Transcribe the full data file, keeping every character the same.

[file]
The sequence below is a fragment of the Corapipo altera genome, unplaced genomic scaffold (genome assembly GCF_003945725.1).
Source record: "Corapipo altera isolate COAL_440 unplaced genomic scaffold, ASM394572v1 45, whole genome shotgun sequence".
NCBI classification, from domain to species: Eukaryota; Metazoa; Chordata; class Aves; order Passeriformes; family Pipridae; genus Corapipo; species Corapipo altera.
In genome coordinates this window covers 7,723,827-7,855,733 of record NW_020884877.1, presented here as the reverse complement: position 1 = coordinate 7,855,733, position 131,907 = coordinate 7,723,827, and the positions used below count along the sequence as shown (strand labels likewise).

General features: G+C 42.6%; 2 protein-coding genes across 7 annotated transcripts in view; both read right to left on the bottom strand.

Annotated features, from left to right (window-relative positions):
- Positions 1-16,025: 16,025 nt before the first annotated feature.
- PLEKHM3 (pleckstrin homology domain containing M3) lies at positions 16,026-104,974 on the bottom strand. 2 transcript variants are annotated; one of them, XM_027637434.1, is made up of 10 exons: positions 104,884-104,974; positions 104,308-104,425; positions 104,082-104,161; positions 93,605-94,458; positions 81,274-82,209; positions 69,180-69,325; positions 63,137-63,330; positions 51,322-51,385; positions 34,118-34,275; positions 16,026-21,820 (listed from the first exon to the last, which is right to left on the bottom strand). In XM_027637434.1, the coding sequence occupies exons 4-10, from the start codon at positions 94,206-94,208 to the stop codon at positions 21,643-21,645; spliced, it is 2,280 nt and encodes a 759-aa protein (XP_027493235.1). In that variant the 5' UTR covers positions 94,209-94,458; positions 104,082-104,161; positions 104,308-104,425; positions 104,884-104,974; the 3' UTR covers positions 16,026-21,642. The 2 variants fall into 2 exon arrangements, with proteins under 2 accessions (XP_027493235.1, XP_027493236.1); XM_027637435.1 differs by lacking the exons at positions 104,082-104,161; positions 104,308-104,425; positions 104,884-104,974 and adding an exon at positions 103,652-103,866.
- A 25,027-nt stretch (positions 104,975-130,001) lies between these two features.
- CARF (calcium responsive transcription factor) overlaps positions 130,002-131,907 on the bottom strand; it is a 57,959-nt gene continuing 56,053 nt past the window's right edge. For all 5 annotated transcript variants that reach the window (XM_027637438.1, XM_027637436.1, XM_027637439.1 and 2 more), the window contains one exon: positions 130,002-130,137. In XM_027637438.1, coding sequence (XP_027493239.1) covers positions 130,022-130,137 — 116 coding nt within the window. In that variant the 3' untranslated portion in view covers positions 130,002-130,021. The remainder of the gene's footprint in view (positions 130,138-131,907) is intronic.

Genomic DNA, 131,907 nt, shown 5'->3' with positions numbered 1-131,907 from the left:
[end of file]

The sequence below is a fragment of the Corapipo altera genome, unplaced genomic scaffold (genome assembly GCF_003945725.1).
Source record: "Corapipo altera isolate COAL_440 unplaced genomic scaffold, ASM394572v1 45, whole genome shotgun sequence".
NCBI classification, from domain to species: Eukaryota; Metazoa; Chordata; class Aves; order Passeriformes; family Pipridae; genus Corapipo; species Corapipo altera.
In genome coordinates this window covers 7,723,827-7,855,733 of record NW_020884877.1, presented here as the reverse complement: position 1 = coordinate 7,855,733, position 131,907 = coordinate 7,723,827, and the positions used below count along the sequence as shown (strand labels likewise).

General features: G+C 42.6%; 2 protein-coding genes across 7 annotated transcripts in view; both read right to left on the bottom strand.

Annotated features, from left to right (window-relative positions):
- Positions 1-16,025: 16,025 nt before the first annotated feature.
- PLEKHM3 (pleckstrin homology domain containing M3) lies at positions 16,026-104,974 on the bottom strand. 2 transcript variants are annotated; one of them, XM_027637434.1, is made up of 10 exons: positions 104,884-104,974; positions 104,308-104,425; positions 104,082-104,161; positions 93,605-94,458; positions 81,274-82,209; positions 69,180-69,325; positions 63,137-63,330; positions 51,322-51,385; positions 34,118-34,275; positions 16,026-21,820 (listed from the first exon to the last, which is right to left on the bottom strand). In XM_027637434.1, the coding sequence occupies exons 4-10, from the start codon at positions 94,206-94,208 to the stop codon at positions 21,643-21,645; spliced, it is 2,280 nt and encodes a 759-aa protein (XP_027493235.1). In that variant the 5' UTR covers positions 94,209-94,458; positions 104,082-104,161; positions 104,308-104,425; positions 104,884-104,974; the 3' UTR covers positions 16,026-21,642. The 2 variants fall into 2 exon arrangements, with proteins under 2 accessions (XP_027493235.1, XP_027493236.1); XM_027637435.1 differs by lacking the exons at positions 104,082-104,161; positions 104,308-104,425; positions 104,884-104,974 and adding an exon at positions 103,652-103,866.
- A 25,027-nt stretch (positions 104,975-130,001) lies between these two features.
- CARF (calcium responsive transcription factor) overlaps positions 130,002-131,907 on the bottom strand; it is a 57,959-nt gene continuing 56,053 nt past the window's right edge. For all 5 annotated transcript variants that reach the window (XM_027637438.1, XM_027637436.1, XM_027637439.1 and 2 more), the window contains one exon: positions 130,002-130,137. In XM_027637438.1, coding sequence (XP_027493239.1) covers positions 130,022-130,137 — 116 coding nt within the window. In that variant the 3' untranslated portion in view covers positions 130,002-130,021. The remainder of the gene's footprint in view (positions 130,138-131,907) is intronic.

Genomic DNA, 131,907 nt, shown 5'->3' with positions numbered 1-131,907 from the left: